The findings challenge a view dating back to Roman accounts that the Garamantes consisted of barbaric nomads and troublemakers on the edge of the Roman Empire.

"In fact, they were highly civilised, living in large-scale fortified settlements, predominantly as oasis farmers. It was an organised state with towns and villages, a written language and state of the art technologies. The Garamantes were pioneers in establishing oases and opening up Trans-Saharan trade," Professor Mattingly said.

The professor and his team were forced to evacuate Libya in February when the anti-Gaddafi revolt started, but hope to be able to return to the field as soon as security is fully restored. The Libyan antiquities department, badly under-resourced under Gaddafi, is closely involved in the project. Funding for the research has come from the European Research Council who awarded Professor Mattingly anERC Advanced Grant of nearly 2.5m euros, the Leverhulm Trust, the Society for Libyan Studies and the GeoEyeFoundation.

"It is a new start for Libya's antiquities service and a chance for the Libyan people to engage with their own long-suppressed history," says Professor Mattingly.

"These represent the first towns in Libya that weren't the colonial imposition of Mediterranean people such as the Greeks and Romans. The Garamantes should be central to what Libyan school children learn about their history and heritage."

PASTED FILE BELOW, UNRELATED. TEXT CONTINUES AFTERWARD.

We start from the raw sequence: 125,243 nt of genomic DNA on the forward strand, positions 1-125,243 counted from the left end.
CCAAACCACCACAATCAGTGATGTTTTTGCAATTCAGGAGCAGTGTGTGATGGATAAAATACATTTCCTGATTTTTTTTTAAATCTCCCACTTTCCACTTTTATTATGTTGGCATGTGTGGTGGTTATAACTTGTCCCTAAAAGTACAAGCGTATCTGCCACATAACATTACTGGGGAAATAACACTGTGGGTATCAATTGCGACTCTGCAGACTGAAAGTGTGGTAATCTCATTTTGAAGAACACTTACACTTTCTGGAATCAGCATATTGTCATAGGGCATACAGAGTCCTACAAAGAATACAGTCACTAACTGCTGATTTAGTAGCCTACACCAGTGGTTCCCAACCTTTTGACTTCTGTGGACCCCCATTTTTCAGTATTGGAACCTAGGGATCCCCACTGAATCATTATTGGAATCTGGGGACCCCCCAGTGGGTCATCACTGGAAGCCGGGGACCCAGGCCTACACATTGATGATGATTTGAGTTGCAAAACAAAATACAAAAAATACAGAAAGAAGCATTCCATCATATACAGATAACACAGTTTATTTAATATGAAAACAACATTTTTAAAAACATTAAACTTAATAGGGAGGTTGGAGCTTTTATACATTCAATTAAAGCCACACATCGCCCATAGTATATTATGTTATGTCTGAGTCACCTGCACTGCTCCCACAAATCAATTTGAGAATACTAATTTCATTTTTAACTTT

From Wikipedia:

The Garamantes were probably present as tribal people in the Fezzan by 1000 BC. They appear in the written record for the first time in the 5th century BC. According to Herodotus, they were "a very great nation" who herded cattle, farmed dates, and hunted the "Ethiopian Troglodytes", or "cave-dwellers" who lived in the desert, from four-horse chariots.[2] Roman depictions describe them as bearing ritual scars and tattoos. Tacitus wrote that they assisted the rebel Tacfarinas and raided Roman coastal settlements. According to Pliny the Elder, Romans eventually grew tired of Garamantian raiding and Lucius Cornelius Balbus captured 15 of their settlements in 19 BC.

By around 150 the Garamantian kingdom (in today's central Libya (Fezzan), principally along the still existing Wadi al-Ajal), covered 180,000 square kilometres in modern-day southern Libya. It lasted from about 400 BC to 600.
The decline of the Garamantian culture may have been connected to worsening climatic conditions, or overuse of water resources.[3] What is desert today was once fairly good agricultural land and was enhanced through the Garmantian irrigation system 1,500 years ago. As fossil water is a non-renewable resource, over the six centuries of the Garamantian kingdom, theground water level fell.[citation needed] The kingdom declined and fragmented.


Unknown said...

A walking wall of acacias to reforest the Sahara, very effective idea. So what is the holdup?

arclein said...

curiously it is actually happening. Sahel farmers have woken up to the need to grow acacias among their crops and have begun encouraging their growth. If everyone practices this and i believe they will, the result will be a good tree cover to the edge of the desert and a wall of humidity encouraging rainfall and expansion north of the Sahel.

In time we add in the Eden Machine and the expansion can become rapid, but in the meantime it has already started.